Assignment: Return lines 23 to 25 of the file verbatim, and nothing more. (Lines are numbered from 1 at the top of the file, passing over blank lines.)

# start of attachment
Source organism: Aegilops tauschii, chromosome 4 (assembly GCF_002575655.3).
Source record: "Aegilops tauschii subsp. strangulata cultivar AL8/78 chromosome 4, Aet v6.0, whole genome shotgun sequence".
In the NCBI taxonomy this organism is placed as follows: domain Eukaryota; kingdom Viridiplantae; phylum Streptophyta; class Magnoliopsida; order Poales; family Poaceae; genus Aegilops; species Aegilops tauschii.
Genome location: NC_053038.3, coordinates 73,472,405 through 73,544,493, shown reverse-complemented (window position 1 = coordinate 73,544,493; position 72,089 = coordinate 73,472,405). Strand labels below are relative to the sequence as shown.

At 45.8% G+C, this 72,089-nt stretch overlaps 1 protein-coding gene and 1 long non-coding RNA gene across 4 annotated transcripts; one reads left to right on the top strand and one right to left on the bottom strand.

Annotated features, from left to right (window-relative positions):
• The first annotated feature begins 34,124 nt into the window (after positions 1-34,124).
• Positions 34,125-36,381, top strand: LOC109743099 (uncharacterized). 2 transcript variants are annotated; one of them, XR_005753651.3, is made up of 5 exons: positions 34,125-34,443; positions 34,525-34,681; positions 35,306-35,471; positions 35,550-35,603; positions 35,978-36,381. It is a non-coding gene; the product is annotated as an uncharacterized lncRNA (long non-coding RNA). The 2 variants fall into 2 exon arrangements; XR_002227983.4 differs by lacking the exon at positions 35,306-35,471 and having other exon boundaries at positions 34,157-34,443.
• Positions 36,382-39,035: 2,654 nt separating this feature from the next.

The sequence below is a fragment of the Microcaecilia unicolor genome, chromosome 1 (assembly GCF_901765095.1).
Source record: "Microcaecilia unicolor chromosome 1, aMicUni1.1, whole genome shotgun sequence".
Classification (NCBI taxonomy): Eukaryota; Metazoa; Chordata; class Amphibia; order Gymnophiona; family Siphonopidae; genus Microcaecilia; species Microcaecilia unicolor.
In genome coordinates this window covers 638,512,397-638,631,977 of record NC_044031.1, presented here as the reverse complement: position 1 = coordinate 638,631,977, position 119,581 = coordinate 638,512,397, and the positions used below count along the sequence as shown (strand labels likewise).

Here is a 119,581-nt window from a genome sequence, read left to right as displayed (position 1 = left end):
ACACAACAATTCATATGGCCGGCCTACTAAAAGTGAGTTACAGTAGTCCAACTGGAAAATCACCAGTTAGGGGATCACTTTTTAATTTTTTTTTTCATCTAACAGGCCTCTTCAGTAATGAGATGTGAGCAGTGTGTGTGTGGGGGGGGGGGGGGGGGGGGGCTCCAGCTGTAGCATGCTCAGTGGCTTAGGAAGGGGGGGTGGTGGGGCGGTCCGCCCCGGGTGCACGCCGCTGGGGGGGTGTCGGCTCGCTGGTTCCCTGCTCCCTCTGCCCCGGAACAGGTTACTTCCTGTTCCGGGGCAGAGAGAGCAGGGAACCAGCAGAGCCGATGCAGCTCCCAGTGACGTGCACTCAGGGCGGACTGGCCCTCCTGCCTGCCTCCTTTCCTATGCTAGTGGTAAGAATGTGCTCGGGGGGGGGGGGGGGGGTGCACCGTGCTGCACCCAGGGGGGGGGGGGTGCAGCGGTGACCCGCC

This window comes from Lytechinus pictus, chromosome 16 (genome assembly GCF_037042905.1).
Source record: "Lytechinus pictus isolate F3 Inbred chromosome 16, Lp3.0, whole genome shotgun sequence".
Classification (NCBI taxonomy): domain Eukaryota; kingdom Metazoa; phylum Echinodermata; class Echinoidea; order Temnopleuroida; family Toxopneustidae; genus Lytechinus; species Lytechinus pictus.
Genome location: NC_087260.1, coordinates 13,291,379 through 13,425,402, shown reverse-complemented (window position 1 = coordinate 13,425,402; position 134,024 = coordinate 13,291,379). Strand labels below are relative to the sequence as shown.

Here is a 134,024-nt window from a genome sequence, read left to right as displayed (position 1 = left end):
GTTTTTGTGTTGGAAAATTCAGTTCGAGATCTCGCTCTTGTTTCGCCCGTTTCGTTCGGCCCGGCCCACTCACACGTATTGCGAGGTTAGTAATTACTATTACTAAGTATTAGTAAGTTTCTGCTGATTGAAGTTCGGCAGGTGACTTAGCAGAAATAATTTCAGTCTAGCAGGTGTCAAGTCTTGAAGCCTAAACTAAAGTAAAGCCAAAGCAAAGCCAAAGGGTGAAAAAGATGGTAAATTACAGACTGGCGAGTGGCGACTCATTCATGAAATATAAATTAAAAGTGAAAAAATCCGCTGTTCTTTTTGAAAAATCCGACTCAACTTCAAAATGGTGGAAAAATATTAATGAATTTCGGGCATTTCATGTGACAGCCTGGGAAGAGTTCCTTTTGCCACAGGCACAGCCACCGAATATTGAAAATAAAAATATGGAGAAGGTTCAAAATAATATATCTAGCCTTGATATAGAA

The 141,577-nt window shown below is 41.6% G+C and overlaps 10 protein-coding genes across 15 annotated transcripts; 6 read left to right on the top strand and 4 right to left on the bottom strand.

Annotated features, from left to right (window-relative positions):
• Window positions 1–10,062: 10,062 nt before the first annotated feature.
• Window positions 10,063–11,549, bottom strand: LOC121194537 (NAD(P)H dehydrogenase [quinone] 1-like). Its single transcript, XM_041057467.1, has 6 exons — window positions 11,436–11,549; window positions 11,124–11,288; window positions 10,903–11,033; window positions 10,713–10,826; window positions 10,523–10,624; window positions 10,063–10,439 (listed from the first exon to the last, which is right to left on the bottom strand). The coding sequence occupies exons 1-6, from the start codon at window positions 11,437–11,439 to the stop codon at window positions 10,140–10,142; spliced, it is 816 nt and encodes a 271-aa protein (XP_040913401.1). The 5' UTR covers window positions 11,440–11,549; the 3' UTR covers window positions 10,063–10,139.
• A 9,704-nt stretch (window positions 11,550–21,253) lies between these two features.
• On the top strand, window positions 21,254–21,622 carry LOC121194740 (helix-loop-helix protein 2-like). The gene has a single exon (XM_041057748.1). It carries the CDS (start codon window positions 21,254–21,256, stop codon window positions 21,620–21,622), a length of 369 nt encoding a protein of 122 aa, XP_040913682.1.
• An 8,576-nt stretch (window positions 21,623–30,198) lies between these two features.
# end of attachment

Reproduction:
Annotated features, from left to right (window-relative positions):
• Window positions 1–10,062: 10,062 nt before the first annotated feature.
• Window positions 10,063–11,549, bottom strand: LOC121194537 (NAD(P)H dehydrogenase [quinone] 1-like). Its single transcript, XM_041057467.1, has 6 exons — window positions 11,436–11,549; window positions 11,124–11,288; window positions 10,903–11,033; window positions 10,713–10,826; window positions 10,523–10,624; window positions 10,063–10,439 (listed from the first exon to the last, which is right to left on the bottom strand). The coding sequence occupies exons 1-6, from the start codon at window positions 11,437–11,439 to the stop codon at window positions 10,140–10,142; spliced, it is 816 nt and encodes a 271-aa protein (XP_040913401.1). The 5' UTR covers window positions 11,440–11,549; the 3' UTR covers window positions 10,063–10,139.